Clutching at straws does not do it justice. When the threat to everything environmentalists hold dear is so daunting, casting around for shards of optimism feels futile and indulgent. But what if those shards are in fact giant, shifting tectonic plates, underlying an historic trend that no man, no matter how great their ego, can resist?
There is no way to spin this. Donald Trump is a unique and potentially catastrophic threat to the global environment, the green economy, and efforts to tackle escalating climate risks. He is a far bigger danger than George W Bush ever was and ever could be. This election is akin to putting someone with the climate sceptic, polluting policies of Tony Abbott in charge of the most powerful nation on Earth - it can only end badly.
Trump may make some conciliatory noises in the coming days, but he will appoint climate sceptics to key environmental and energy roles, he will scrap many of Obama's green policies and executive orders, and he will try to unleash a new wave of investment in the coal infrastructure that could on its own condemn the planet to more than 2C of warming this century. The angry coalition of voters and the fossil fuel donors who helped whip them into a frenzy will not countenance anything less. These are dark days.
And yet while this election is a repudiation of pretty much everything environmentalists and green business leaders hold dear, there are reasons to hope this crisis will not turn into a catastrophe.
First, and I'll admit this is highly unlikely, Trump may surprise us. When commenting on Trump's climate scepticism President Obama once warned that reality has a habit of hitting you on the nose. Trump has promised to deliver clean air and water and better environmental protections - he needs to be held to that. He has also promised to deliver a vast array of new infrastructure and by default much essential infrastructure now is low carbon. Trump will be good for polluting industries, but that does not necessarily mean he will be disastrous for green industries.
Moreover, even if he wants to unleash a bonanza for pollutocrats many of America's most powerful states remain fully committed to decarbonisation and green investment, having been completely won over by the economic and health benefits of clean technology.
Then there's Congress. The Republicans might have majorities in the House and Senate, but they lack the supermajority needed to stop filibusters. If the Democrats take one lesson from the last four years it could be that there is no political penalty for partisan obstruction at each and every turn. It will be fascinating to see if a bruised and bewildered American left has the nerve to hold the line in defence of the environment.
But most of all there are the global trends that senior Chinese officials rightly predicted President Trump will struggle to block.
If Trump makes good on his threat to exit the Paris Agreement it will embolden the handful of countries whose commitment to decarbonisation has long been sketchy (we're looking at you Australia, you too Russia). Some key economies will no doubt water down their own climate efforts.
But many more will hold the line. They will see the huge competitive economic opportunity that will only be bolstered if the US hampers its own clean tech sector. They will still recognise that their populations demand clean air and water and a stable climate. They will seek to harness the rapid cost reduction of clean energy.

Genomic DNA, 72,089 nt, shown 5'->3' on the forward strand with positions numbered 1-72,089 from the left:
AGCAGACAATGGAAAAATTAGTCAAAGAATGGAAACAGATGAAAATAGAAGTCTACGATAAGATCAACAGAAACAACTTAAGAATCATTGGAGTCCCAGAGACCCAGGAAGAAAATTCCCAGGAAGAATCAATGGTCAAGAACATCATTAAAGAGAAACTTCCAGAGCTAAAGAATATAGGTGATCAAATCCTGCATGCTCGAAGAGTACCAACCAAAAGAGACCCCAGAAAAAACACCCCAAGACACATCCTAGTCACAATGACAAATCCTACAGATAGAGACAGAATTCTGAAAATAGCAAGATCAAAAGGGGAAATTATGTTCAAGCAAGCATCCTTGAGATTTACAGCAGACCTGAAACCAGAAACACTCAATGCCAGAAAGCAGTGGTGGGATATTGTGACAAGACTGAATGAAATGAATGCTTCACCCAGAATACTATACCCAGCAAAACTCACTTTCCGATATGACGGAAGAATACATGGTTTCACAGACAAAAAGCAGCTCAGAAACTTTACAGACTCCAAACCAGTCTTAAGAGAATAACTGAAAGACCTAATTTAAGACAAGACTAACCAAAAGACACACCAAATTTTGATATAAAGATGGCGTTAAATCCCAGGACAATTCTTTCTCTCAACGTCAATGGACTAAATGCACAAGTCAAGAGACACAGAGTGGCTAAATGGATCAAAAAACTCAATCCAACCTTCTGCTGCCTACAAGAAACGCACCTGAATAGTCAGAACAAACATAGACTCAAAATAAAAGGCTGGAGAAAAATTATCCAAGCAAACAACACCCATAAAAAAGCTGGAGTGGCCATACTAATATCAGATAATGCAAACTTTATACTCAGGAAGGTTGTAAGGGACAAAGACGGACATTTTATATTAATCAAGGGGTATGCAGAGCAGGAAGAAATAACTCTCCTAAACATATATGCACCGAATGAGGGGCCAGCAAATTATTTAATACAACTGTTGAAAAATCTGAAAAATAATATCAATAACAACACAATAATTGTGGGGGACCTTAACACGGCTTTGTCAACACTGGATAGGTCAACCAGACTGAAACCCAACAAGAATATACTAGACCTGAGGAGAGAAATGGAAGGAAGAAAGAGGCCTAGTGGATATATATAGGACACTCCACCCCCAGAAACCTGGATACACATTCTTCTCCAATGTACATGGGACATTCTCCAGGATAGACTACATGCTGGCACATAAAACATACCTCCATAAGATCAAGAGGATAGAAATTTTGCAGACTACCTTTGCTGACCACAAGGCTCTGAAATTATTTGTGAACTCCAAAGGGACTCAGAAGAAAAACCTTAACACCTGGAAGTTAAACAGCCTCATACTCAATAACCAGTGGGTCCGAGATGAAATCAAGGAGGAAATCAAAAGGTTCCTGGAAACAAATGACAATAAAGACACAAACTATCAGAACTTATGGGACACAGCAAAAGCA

China is not about to water down its climate plan, India will continue to invest billions in solar power, the EU will stick with its own emissions targets. The UK chose today to unveil plans for fresh investment in renewables and a phase out of coal power within a decade.
Meanwhile, the many multinational firms that are now genuinely committed to building a low carbon economy will not waver either. Walmart will not tear up the science-based emissions targets it has just enacted because Trump is about to cover the Oval Office in gold leaf. Tesla's pursuit of clean power and transport remains as ambitiously single-minded as ever. The myriad of companies looking to cut emissions and reduce the environmental footprint of their supply chains on the grounds it is good for the bottom line and their reputation will not let science-denying Republican blowhards derail them.
Decarbonisation and climate action is no longer about pursuing a greener development path, it is about pursuing a better development path. And even if Donald Trump does not know that it is stupid to turn your back on a good deal, most other countries do.
Of course, this is still clutching at straws. Having Trump's racist, lying, tiny fingers near the nuclear button at a time of immense geopolitical tension could yet make all these worries moot (and that is not an unreasonable fear given he has repeatedly demonstrated that he does not know how mutually assured destruction works). Even if the worst is avoided four years of Trump and his Republian enablers could push the world further past the 2C trajectory that is the only hope for many states and ecosystems. Today it is hard not to fear a depressingly dark era is unfolding. But within the darkness the shards of optimism do remain, and they are more resilient than you think.
Dr Lorraine Whitmarsh is director of CAST (Climate change and Social Transformations) at the University of Bath
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